Richard Bogren, Gill, Daniel J. | 4/3/2013 12:35:24 AM
For Release On Or After 04/19/13
By Dan Gill
Lantana (Lantana camara) is one of the first flowers I became aware of as a young child in Chalmette. After all, who could resist a plant so perfectly named with the common name “ham and eggs”?
The flowers of lantanas are produced in flat or slightly rounded clusters and have the remarkable ability to change color dramatically as they age. In the old-fashioned ham and eggs, the flowers open creamy white with a yellow center – looking much like a sunny-side-up fried egg. As they age, the flowers turn as pink as a slice of ham. So, in every flower cluster you have a center of yellow flowers surrounded by pink flowers.
Lantanas have come a long way from the tall, rangy, pink-and-yellow-flowered ham and eggs plants I remember from my childhood. New varieties expand the color range of the flowers and include plants that are more attractive and compact and produce more flowers over a longer season.
The hot, dog days of summer are when lantanas really show off. When many other plants languish in the heat, lantanas produce a continuous display of flowers until fall. Other nice features are that they are practically free of insect and disease problems, and they attract hummingbirds and butterflies to the garden.
Growth habit of lantanas can include a wide range of shapes, from trailing to mounding to upright.
Trailing lantanas, Lantana montevidensis, are a different species from more traditional lantanas. Trailing lantana is a low-growing, sprawling plant. It reaches a height of 18 inches and spreads 3 feet wide. The clusters of flowers are purple, lavender or pure white. This species is excellent as a ground cover, in hanging baskets or allowed to weave its way up a hurricane fence or lattice panel. Its appearance is overall more delicate and less coarse than Lantana camara.
Lantana camara and hybrids provide the mounding and upright varieties more commonly used in Louisiana landscapes
Upright growers, including the old ham-and-egg-type lantanas, can reach 4 to 5 feet tall or larger in one growing season. Varieties include Irene, Dallas Red, Miss Huff and Confetti. These varieties are spectacular when planted in front of tall shrubs, a wall or a fence, or in the back of a flower bed.
Mounding lantanas reach 24 to 30 inches tall and wide, and a number of excellent mounding varieties have been developed. These lantanas, such as New Gold, Gold Mound and Silver Mound, are more compact and a big improvement over older types. But they are still vigorous growers that can get out of bounds in garden beds, containers and hanging baskets.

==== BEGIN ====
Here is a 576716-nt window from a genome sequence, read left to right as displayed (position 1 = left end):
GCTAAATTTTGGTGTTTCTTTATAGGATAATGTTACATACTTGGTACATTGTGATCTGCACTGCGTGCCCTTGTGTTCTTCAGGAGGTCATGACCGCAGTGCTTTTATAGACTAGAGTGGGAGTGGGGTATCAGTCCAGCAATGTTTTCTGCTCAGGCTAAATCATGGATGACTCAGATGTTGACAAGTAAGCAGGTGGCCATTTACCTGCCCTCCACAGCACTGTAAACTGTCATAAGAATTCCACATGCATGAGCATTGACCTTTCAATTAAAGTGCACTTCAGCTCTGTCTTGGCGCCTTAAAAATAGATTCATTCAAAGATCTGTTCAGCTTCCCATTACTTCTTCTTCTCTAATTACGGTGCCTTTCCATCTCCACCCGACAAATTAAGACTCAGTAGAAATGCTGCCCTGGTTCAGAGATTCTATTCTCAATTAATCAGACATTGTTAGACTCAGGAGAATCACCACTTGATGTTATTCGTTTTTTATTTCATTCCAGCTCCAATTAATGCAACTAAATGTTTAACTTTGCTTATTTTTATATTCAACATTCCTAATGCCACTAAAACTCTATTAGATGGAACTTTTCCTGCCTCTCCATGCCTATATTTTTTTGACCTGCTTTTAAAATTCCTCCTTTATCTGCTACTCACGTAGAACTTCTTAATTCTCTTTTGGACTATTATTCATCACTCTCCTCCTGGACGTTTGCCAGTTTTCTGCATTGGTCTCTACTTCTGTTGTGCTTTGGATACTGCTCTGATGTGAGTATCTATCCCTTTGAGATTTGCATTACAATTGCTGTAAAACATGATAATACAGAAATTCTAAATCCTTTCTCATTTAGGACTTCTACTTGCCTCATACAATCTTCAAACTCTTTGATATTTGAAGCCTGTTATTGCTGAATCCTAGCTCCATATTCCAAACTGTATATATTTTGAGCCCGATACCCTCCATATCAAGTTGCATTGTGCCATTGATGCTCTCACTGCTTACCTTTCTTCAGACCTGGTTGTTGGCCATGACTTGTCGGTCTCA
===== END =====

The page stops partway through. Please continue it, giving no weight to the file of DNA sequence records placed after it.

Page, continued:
Bandana series lantana
A new series of lantanas called the Bandana series is a dramatic step forward in developing compact, well-behaved, heavy-flowering lantanas. In LSU AgCenter trials at the Hammond Research Station, Bandana lantanas were notably fuller, more compact and dome shaped than other varieties of lantana.
For its outstanding performance and unique growth habit, the Bandana series lantana has been named a Louisiana Super Plants selection for spring 2013.
The first time I saw Bandana lantanas I had to look twice. I had never seen such well-behaved neat mounds before. And at first I wasn’t sure they were even lantanas. But closer inspection assured me that this compact plant with none of the lankiness often associated with lantanas was the real deal.
Bandana lantana plants grow to be only about 20 inches tall and about 24 inches wide. The foliage is dark green and stays attractive through the summer season. Flower production is continuous, no matter how hot the weather.
The flowers of Bandana lantanas are also notable. First, they are larger than other lantanas. This adds to the ornamental value of the plants. In addition, they come in a variety of outstanding colors, including Bandana Cherry, Bandana Cherry Sunrise, Bandana Lemon Zest, Bandana Light Yellow, Bandana Peach, Bandana Pink, Bandana Red, Bandana Rose, Bandana White and Bandana Trailing Gold.
This last variety is a more vigorous spreading type that will cover a larger area but still stay relatively low. Trailing Gold would be a good choice for hanging baskets or to cascade over a low retaining wall.
You can plant lantanas into sunny, well-drained beds, containers or hanging baskets. Incorporate some general-purpose fertilizer in the bed during preparation and fertilize as needed during summer. Avoid shady areas because this will prevent the plants from blooming properly.
Lantanas are remarkably drought tolerant. This makes them a good choice for pots and baskets as containers tend to dry out rapidly in the heat of summer. And it means you don’t have to fuss over them in flower beds. A 1- to 2-inch layer of your favorite mulch will help conserve moisture and further reduce watering chores. Mulches also help reduce weed problems and keep the garden looking neat.
With its unique growth habit, beautiful flowers and low maintenance requirements, Bandana series lantana is a well-justified and welcome addition to Louisiana Super Plants. Look for it at local nurseries near signs with the Super Plants logo. To see a list of nurseries participating in the Louisiana Super Plants program, go to www.lsuagcenter.com/superplants.